Although intellectual property laws in China have their shortcomings, their future development looks promising. Xinhua news agency has recently announced that a revised Patent Law will be drafted by the end of this year to cover newly-developed industries such as microelectronics, software engineering and biological engineering. A revision of the Copyright Law will also be considered by the National People's Congress. Better understanding of intellectual property laws is also hoped for with the recent establishment of the State Intellectual Property Office, which runs a training centre for intellectual property professionals in China.
Patent and copyright
China's Patent Law provides protection for inventions, utility models and designs ?offering wide scope for infringement, including unlawfully incorporating or replicating an invention or passing off someone else's patent by counterfeiting an unpatented product as a patented one.
Foreign patent holders often prefer court procedures to administrative action. The Patent Administration Office has the power to order the immediate cessation of a patent infringement and to compensate the injured party for damages suffered. Alternatively, the injured party may proceed directly to filing an action in the people's court or, if dissatisfied with the decisions issued by the administrative body, seek a review of the decisions by the people's court in the region where the administrative body is located within three months of the receipt of notification.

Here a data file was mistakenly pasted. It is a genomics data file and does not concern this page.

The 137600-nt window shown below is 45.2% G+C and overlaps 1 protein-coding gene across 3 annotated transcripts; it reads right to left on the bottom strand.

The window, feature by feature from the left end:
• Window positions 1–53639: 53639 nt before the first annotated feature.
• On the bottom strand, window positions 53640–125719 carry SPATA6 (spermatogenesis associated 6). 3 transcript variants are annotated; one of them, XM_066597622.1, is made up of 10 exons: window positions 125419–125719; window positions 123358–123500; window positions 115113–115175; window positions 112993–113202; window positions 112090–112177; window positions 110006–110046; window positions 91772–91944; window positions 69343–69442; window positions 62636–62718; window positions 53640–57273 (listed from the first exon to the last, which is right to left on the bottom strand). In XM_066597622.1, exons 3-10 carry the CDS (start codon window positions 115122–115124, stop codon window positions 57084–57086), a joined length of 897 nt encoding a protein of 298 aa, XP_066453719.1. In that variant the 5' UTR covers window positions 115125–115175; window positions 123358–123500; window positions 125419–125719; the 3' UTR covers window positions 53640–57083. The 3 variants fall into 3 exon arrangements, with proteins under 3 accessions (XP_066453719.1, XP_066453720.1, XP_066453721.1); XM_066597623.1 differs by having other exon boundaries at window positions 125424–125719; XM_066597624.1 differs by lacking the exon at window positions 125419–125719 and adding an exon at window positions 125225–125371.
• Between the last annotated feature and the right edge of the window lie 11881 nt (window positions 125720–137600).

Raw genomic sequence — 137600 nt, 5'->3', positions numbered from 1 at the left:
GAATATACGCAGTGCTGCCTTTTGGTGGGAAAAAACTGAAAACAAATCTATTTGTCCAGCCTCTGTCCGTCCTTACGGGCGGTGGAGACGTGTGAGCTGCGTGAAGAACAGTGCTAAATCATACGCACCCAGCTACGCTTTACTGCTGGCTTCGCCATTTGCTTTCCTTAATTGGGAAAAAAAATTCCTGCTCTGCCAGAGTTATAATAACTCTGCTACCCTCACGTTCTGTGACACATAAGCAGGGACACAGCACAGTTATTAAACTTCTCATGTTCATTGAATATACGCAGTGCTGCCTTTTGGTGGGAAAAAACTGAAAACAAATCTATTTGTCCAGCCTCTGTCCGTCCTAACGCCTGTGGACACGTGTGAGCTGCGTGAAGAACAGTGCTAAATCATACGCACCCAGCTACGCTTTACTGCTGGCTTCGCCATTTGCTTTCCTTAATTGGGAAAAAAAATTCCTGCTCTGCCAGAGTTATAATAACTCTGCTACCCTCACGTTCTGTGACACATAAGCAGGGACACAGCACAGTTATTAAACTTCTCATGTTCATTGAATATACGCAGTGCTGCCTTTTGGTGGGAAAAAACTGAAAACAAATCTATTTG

The National Copyright Administration is the competent authority if there has been a Freshfields is an international law firm. Most of its offices throughout Asia, Europe and North America include China specialists. For further details, contact Matthew Cosans through its offices in Hong Kong (tel: +852 2846 3400) or Beijing (tel: +86 10 6410 6338) or by e-mail (mcosans @freshfields. corn).
You must log in to post a comment.
Yes, I would like to receive emails from China Economic Review. (You can unsubscribe anytime)
Copyright © 2018 SinoMedia Group Limited All rights reserved